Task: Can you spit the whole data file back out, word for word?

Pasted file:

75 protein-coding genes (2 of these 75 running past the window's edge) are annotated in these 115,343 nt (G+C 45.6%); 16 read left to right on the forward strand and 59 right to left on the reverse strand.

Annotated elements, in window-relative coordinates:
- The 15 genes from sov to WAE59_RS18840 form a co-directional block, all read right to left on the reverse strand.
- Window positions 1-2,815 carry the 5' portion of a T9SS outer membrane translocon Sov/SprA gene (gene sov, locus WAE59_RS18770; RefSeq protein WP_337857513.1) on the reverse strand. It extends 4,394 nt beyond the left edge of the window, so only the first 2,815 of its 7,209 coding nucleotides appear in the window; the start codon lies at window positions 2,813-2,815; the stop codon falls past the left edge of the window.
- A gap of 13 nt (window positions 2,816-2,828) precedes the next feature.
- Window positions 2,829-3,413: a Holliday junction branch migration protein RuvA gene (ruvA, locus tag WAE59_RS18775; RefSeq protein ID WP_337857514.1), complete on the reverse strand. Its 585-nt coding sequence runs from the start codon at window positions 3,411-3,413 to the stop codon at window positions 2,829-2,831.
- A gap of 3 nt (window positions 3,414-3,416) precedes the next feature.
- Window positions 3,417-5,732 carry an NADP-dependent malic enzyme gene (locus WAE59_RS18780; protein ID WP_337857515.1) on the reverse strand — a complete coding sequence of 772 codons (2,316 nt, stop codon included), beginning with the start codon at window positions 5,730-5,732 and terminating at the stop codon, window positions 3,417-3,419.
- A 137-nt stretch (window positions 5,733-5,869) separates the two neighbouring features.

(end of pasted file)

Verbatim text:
75 protein-coding genes (2 of these 75 running past the window's edge) are annotated in these 115,343 nt (G+C 45.6%); 16 read left to right on the forward strand and 59 right to left on the reverse strand.

Annotated elements, in window-relative coordinates:
- The 15 genes from sov to WAE59_RS18840 form a co-directional block, all read right to left on the reverse strand.
- Window positions 1-2,815 carry the 5' portion of a T9SS outer membrane translocon Sov/SprA gene (gene sov, locus WAE59_RS18770; RefSeq protein WP_337857513.1) on the reverse strand. It extends 4,394 nt beyond the left edge of the window, so only the first 2,815 of its 7,209 coding nucleotides appear in the window; the start codon lies at window positions 2,813-2,815; the stop codon falls past the left edge of the window.
- A gap of 13 nt (window positions 2,816-2,828) precedes the next feature.
- Window positions 2,829-3,413: a Holliday junction branch migration protein RuvA gene (ruvA, locus tag WAE59_RS18775; RefSeq protein ID WP_337857514.1), complete on the reverse strand. Its 585-nt coding sequence runs from the start codon at window positions 3,411-3,413 to the stop codon at window positions 2,829-2,831.
- A gap of 3 nt (window positions 3,414-3,416) precedes the next feature.
- Window positions 3,417-5,732 carry an NADP-dependent malic enzyme gene (locus WAE59_RS18780; protein ID WP_337857515.1) on the reverse strand — a complete coding sequence of 772 codons (2,316 nt, stop codon included), beginning with the start codon at window positions 5,730-5,732 and terminating at the stop codon, window positions 3,417-3,419.
- A 137-nt stretch (window positions 5,733-5,869) separates the two neighbouring features.